Notice: This website may or may not use or set cookies used by Google Ad-sense or other third party companies. If you do not wish to have cookies downloaded to your computer, please disable cookie use in your browser. Thank You.


Wednesday, August 18, 2010

Gadsden Flag

Christopher Gadsden was an American patriot if ever there was one. He led Sons of Liberty in South Carolina starting in 1765, and was later made a colonel in the Continental Army. In 1775 he was in Philadelphia representing his home state in the Continental Congress. He was also one of three members of the Marine Committee who decided to outfit and man the Alfred and its sister ships.

Gadsden and Congress chose a Rhode Island man, Esek Hopkins, as the commander-in-chief of the Navy. The flag that Hopkins used as his personal standard on the Alfred is the one we would now recognize. It's likely that John Paul Jones, as the first lieutenant on the Alfred, ran it up the gaff.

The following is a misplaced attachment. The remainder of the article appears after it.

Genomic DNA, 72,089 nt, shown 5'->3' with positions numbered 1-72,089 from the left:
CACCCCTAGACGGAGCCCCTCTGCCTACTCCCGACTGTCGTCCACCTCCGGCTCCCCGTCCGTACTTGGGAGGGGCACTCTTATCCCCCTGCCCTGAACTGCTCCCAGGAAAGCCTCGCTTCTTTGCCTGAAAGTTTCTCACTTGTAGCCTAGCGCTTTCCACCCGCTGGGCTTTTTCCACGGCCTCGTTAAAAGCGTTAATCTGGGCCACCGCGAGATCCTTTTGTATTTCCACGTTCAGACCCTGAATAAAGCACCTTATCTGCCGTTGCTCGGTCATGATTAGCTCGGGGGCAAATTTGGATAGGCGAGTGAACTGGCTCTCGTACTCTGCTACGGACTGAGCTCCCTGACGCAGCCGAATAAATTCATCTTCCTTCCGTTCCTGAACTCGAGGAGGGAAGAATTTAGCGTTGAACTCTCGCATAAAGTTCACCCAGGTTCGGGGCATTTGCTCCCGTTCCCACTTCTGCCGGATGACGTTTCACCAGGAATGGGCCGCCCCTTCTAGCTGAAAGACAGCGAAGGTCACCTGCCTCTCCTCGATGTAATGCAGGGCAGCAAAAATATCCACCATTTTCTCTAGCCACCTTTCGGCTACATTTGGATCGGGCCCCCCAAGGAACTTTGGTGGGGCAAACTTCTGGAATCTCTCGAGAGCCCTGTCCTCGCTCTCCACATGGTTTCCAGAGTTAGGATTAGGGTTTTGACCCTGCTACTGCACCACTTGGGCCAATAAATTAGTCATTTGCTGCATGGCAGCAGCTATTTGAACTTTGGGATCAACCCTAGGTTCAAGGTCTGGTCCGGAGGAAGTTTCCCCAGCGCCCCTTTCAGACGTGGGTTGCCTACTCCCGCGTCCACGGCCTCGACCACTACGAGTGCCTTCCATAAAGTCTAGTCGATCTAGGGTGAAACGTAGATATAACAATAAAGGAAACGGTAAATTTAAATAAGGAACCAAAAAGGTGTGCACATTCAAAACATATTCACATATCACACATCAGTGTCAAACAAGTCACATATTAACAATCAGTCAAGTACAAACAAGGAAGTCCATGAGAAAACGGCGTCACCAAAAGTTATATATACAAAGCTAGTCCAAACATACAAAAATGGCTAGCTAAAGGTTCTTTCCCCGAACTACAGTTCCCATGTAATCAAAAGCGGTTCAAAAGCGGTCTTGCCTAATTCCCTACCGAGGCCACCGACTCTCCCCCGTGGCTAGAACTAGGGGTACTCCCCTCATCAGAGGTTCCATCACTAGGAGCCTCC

It's generally accepted that Hopkins' flag was presented to him by Christopher Gadsden, who felt it was especially important for the commodore to have a distinctive personal standard. Gadsden also presented a copy of this flag to his state legislature in Charleston. This is recorded in the South Carolina congressional journals:

"Col. Gadsden presented to the Congress an elegant standard, such as is to be used by the commander in chief of the American navy; being a yellow field, with a lively representation of a rattle-snake in the middle, in the attitude of going to strike, and these words underneath, "Don't Tread on Me!"

The Revolutionary standard The Gadsden flag and other rattlesnake flags were widely used during the American Revolution. There was no standard American flag at the time. People were free to choose their own banners.

The Gadsden Flag and other historical flags as well as about any piece of Patriot wear you can think of are available at:

No comments:

Post a Comment